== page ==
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The Xtreme VGTV from American Standard Robotics is designed to climb over rough terrain. Recently, these robots were used in Biloxi, Miss., to enter flooded houses and take pictures, which helped rescue workers identify if beams and other support structures still existed. The machine costs about $30,000.
One of the experimental humanoid robots from Kyoto University. Royal can kick a ball, lay down and stand up on its own from a lying position.
Alan Federman, a former NASA robotics specialist, is trying to get kids interested in building robots by showing how they can be built out of household stuff. “Everything except for the control system you could get at Home Depot or a junk yard,” he said. He’s also working on one that could be operated with commands from a mobile phone. He used wood because the first model, crafted from PVC pipe, cracked.
This robot, from a hobbyist, uses a Nintendo Game Boy as its processing unit. The robot can navigate along a black line or chase a nerf ball.
Carnegie Mellon University developed these robots to show how bots can be built out of wood and other ordinary items. A kit costs about $3,000.
The PackBot from iRobot. It can climb stairs and carry a camera on its arm. A few have been “killed” in action in Afghanistan.
A robot made of Legos determines the perimeter of a black circle. Lego has created several robot kits for educational purposes in its Mindstorms program.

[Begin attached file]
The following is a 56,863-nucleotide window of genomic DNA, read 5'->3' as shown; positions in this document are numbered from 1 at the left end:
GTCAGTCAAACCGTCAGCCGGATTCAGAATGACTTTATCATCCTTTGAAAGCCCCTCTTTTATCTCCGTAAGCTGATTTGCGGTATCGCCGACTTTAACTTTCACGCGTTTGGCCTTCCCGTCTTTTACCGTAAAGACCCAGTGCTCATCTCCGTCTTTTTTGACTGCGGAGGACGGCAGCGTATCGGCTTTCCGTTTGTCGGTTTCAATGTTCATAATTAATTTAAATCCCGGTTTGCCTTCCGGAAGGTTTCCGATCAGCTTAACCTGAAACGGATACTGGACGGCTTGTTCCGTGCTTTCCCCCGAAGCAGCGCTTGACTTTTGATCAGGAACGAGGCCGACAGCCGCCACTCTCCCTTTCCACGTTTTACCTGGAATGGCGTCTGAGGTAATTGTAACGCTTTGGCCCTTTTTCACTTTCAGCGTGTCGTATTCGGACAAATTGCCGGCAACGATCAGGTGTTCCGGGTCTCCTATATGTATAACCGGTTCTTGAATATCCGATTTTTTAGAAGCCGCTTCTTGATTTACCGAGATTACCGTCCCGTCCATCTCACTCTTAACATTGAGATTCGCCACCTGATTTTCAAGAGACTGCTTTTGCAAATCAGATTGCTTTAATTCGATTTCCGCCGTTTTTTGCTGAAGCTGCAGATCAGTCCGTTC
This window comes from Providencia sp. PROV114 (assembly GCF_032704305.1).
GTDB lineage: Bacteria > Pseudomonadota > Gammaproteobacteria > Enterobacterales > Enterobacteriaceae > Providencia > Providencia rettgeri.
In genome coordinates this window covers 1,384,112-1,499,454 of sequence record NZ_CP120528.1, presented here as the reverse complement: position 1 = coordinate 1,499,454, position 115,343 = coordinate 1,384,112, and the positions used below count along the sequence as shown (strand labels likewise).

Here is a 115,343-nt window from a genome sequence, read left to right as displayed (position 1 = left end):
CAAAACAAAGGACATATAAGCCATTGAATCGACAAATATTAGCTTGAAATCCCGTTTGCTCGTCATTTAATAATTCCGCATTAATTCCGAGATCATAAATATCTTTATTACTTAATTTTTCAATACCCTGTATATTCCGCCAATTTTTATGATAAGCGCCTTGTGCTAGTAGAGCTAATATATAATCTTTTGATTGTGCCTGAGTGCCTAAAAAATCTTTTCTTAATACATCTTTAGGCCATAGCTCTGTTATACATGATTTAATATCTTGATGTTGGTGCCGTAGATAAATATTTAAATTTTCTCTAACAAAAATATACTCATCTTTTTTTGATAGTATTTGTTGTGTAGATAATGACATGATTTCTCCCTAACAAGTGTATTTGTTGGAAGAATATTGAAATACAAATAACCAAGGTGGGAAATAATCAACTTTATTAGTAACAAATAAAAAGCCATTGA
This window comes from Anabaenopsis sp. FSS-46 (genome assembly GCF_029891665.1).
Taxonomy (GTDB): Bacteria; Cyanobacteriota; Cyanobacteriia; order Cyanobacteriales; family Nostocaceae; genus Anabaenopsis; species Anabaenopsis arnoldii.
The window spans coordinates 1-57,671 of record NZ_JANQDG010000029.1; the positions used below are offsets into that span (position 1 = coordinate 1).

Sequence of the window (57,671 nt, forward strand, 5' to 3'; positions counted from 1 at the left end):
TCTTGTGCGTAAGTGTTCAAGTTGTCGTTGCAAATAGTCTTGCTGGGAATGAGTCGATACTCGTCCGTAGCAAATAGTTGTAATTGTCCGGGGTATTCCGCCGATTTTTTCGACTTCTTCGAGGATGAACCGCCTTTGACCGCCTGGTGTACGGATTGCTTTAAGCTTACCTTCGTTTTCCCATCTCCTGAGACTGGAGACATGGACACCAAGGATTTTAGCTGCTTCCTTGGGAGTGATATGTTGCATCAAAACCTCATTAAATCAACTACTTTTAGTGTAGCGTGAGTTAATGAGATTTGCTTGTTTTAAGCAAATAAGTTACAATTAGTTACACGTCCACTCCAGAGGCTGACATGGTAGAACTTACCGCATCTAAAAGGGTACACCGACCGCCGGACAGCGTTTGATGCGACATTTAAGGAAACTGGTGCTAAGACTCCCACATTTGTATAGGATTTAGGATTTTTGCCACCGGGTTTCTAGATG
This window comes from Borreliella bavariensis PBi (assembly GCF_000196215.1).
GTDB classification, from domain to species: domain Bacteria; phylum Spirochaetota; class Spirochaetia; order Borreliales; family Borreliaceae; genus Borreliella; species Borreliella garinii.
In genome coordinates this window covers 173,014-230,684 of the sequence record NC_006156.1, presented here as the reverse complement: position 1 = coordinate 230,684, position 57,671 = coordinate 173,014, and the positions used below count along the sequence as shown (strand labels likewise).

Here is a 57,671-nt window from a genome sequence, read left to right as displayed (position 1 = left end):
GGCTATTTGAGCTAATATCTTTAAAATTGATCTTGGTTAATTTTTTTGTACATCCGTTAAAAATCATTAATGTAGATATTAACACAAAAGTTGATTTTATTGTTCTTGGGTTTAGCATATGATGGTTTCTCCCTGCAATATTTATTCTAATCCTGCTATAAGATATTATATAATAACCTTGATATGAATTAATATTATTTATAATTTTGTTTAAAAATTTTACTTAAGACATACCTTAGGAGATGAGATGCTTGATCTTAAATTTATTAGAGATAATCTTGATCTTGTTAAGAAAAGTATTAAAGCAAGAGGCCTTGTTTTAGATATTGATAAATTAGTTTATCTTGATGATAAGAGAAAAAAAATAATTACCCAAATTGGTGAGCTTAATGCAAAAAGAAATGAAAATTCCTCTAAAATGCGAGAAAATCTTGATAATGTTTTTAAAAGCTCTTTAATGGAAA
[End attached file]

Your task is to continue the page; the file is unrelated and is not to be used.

Let the battle begin. This 1-pound robot fights others by wedging underneath them and flipping them over. Other robots come with rotating blades and bulletproof glass. Weight classes range from a pound to more than 200 pounds.
Danger, Will Robinson! Don’t be fooled. This is actually a mock-up of the Lost in Space robot. You can also buy body doubles of Robby the Robot from Forbidden Planet and C3PO.
Fear not the Robonova-I from Hitech Robotics. The $1,000 robot, coming out in about 30 days, can perform a number of tricks.
Robert Fisher and Michael Sohn, juniors in Cupertino, Calif.’s Homestead High School, show off a robot they made that can pick up small objects.
This robot, which earlier roamed at Burning Man, expresses a common sentiment at Robonexus.